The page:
I ran into an interesting online source that might help high schoolers in their quest to find their future career.
The O*NET Online website, developed by the US Department of Labor, bills itself as "the nation's primary source of occupational information." It has a wealth of information about different occupations, skills required in different fields, and such topics as apprenticeships and education. The information and assessment tests on the site are linked to the Bureau of Labor Statistics' comprehensive database entitled the Occupational Outlook Handbook, 2010-2011. The Handbook projects the job outlook for a plethora of different occupations up to 2018, as well as containing such valuable information as average salary, educational or experiential requirements, etc.
My favorite part of O*NET are the online career assessment tools they have. One, the Computerized Interest Profiler (CIP), asks questions about what you would or would not like to do for work, and then suggests occupations that fit with your interests. It categorizes your specific interests into six different themes that suggest what aspects of jobs are most important to you personally. So, for example, when I took the test, I scored VERY high on Social, fairly high on Artistic and Investigative---and got ZERO (0) points in both Realistic and Conventional (scores that I'm sure will shock those who know me).
The other assessment is the Work Importance Profiler (WIP), which is more an assessment of the values that are important to you....that is, such factors as job security, on-the-job training, recognition, or advancement, the ability to work alone and/or independently, those sorts of things. I think this one might be trickier for students to answer, because you have to rank things in relative importance, which is harder than just saying whether or not you like to do something. I think it may also be hard for them to consider some of these factors if they haven't had any experience working.
But still, I find these things fascinating. In my case, my top work values were, in order:
Achievement--The Achievement work value involves the need to use your individual abilities and have a feeling of accomplishment.
Relationships--The Relationships work value includes the need for friendly co-workers, to be able to help others, and not be forced to go against your sense of right and wrong.
Independence--The Independence work value refers to the need to do tasks on your own and use creativity in the workplace. It also involves the need to get a job where you can make your own decisions.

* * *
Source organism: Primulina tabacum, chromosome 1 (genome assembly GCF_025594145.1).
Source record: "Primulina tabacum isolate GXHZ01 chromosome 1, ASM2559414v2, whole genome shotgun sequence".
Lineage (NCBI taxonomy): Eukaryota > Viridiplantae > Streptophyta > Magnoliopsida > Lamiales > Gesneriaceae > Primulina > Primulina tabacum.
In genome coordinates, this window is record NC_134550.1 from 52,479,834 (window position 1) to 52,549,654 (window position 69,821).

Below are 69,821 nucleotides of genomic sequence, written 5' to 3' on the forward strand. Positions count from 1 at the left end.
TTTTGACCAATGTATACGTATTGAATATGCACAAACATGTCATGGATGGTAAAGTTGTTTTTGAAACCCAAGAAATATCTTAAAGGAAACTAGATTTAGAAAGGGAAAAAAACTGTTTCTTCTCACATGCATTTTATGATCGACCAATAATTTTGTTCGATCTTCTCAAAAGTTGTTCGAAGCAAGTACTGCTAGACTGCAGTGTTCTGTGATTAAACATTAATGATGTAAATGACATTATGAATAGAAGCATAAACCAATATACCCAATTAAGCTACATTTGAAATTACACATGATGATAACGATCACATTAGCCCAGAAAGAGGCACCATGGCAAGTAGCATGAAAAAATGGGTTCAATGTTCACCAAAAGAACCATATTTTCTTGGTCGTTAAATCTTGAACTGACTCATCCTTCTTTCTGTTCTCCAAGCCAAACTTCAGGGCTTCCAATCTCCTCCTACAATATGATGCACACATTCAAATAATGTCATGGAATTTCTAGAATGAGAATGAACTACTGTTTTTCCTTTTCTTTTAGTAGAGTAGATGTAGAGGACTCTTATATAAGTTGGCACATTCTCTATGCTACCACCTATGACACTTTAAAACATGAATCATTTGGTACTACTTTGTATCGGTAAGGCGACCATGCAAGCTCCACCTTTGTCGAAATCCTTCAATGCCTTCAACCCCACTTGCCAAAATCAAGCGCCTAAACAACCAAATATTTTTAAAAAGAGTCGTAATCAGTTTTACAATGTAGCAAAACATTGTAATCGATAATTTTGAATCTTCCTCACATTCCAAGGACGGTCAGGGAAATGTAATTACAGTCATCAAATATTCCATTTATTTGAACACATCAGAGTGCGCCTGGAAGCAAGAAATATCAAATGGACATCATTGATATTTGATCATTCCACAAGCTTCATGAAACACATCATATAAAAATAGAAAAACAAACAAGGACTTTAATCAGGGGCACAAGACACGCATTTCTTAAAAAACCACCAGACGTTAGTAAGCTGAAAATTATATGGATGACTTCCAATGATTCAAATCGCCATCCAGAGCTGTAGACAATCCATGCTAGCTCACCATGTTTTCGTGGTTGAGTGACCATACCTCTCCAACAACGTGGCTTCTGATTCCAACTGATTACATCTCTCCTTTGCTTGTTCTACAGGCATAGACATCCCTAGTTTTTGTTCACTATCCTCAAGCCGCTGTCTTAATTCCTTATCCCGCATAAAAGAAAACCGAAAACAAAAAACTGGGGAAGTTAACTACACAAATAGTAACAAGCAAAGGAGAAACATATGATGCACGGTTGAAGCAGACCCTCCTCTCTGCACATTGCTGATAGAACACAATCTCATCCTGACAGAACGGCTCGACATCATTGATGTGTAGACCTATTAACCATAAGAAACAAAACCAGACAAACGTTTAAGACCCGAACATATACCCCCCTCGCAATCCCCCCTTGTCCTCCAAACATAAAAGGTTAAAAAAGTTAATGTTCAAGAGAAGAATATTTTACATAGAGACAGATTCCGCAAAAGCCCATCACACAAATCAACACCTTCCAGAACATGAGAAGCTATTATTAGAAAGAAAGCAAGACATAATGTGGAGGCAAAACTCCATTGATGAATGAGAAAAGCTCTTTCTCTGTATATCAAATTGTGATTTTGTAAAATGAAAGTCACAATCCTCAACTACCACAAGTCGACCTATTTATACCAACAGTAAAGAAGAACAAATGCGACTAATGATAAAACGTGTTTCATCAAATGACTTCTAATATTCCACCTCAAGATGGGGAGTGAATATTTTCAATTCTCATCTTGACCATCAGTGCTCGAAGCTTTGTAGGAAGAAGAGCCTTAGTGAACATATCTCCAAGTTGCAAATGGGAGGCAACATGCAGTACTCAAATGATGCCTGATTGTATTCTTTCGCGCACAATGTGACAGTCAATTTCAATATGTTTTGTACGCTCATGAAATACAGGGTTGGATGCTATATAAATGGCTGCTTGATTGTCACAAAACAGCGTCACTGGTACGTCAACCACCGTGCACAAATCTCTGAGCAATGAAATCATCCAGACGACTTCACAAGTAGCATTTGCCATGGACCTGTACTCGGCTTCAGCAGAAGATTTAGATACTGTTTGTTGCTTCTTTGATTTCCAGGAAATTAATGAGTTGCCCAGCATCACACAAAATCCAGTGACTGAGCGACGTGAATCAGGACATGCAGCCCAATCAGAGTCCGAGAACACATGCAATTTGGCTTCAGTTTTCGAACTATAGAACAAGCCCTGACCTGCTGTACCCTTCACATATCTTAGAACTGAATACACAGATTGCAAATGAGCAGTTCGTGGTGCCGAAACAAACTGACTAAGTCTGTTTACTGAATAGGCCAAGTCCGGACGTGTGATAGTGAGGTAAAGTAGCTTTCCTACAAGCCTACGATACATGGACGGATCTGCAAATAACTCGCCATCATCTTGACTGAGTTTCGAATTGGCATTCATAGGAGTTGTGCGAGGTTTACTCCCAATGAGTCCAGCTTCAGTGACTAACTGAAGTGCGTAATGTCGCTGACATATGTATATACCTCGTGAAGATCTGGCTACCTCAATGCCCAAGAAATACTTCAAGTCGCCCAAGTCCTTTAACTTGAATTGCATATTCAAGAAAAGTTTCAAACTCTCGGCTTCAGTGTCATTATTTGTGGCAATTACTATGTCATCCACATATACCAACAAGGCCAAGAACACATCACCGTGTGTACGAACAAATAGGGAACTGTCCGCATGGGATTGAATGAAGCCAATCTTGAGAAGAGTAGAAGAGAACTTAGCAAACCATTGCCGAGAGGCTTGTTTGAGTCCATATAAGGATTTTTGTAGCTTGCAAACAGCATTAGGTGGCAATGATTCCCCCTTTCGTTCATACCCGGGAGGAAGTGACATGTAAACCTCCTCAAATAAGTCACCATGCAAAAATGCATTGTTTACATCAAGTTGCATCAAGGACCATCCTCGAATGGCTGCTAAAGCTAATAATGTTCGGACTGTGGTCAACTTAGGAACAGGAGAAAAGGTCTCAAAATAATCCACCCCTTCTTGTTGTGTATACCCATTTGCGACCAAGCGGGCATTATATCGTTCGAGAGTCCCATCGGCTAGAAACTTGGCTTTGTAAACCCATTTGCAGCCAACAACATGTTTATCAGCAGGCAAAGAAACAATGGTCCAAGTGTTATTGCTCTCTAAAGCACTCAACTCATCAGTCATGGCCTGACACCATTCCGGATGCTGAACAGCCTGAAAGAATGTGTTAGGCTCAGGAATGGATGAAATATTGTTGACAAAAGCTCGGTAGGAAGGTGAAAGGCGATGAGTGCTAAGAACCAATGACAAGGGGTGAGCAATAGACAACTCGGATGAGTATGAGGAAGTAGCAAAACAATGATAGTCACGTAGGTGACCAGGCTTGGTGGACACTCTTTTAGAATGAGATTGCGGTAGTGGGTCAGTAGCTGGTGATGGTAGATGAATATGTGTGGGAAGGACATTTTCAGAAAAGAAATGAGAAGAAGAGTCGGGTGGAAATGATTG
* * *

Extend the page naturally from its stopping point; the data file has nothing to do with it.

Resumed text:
My less important values, in order, were:
Recognition--The Recognition work value involves the need to have the opportunity for advancement, obtain prestige, and have the potential for leadership.
Support--The Support work value involves the need for a supportive company, be comfortable with management's style of supervision, and a competent, considerate, and fair management.
Working Conditions--The Working Conditions work value refers to the need to have your pay comparable to others, and have job security and good working conditions. You also need to be busy all the time and have many different types of tasks on the job.
Again, I would say that assessment is pretty spot on. After all, no one who highly values Recognition, Support, and Working Conditions would ever end up homeschooling!
You can download the CIP and the WIP from O*NET to run on your own computer, but I also found two state employment agencies where you could just do it online. The information links to job or educational opportunities in that state, but I think the overall suggestions for matching occupations are the same, and I didn't want to bother with downloading and installing the software. So I took the CIP at the Washington State Employment Security Department site and the WIP at Career Zone California.
It is a fun exercise to do, just to see what they suggest. For example, according to my WIP results, I should be working in music theater....which is funny, because it is a love of mine, but I lack the talent to work in that field. Being a secondary school teacher, while not incompatible with my values, was way down on the list, but being a postsecondary teacher was fairly high up. And one of the top suggestions for both my CIP and WIP was Meeting and Convention Planner, which is a job I think I would enjoy--and, according to the Occupational Outlook Handbook, would make from 50-100% MORE than being a school teacher.
Anyway, I think such tools are a good way to diversify students' viewpoints about the careers they might consider.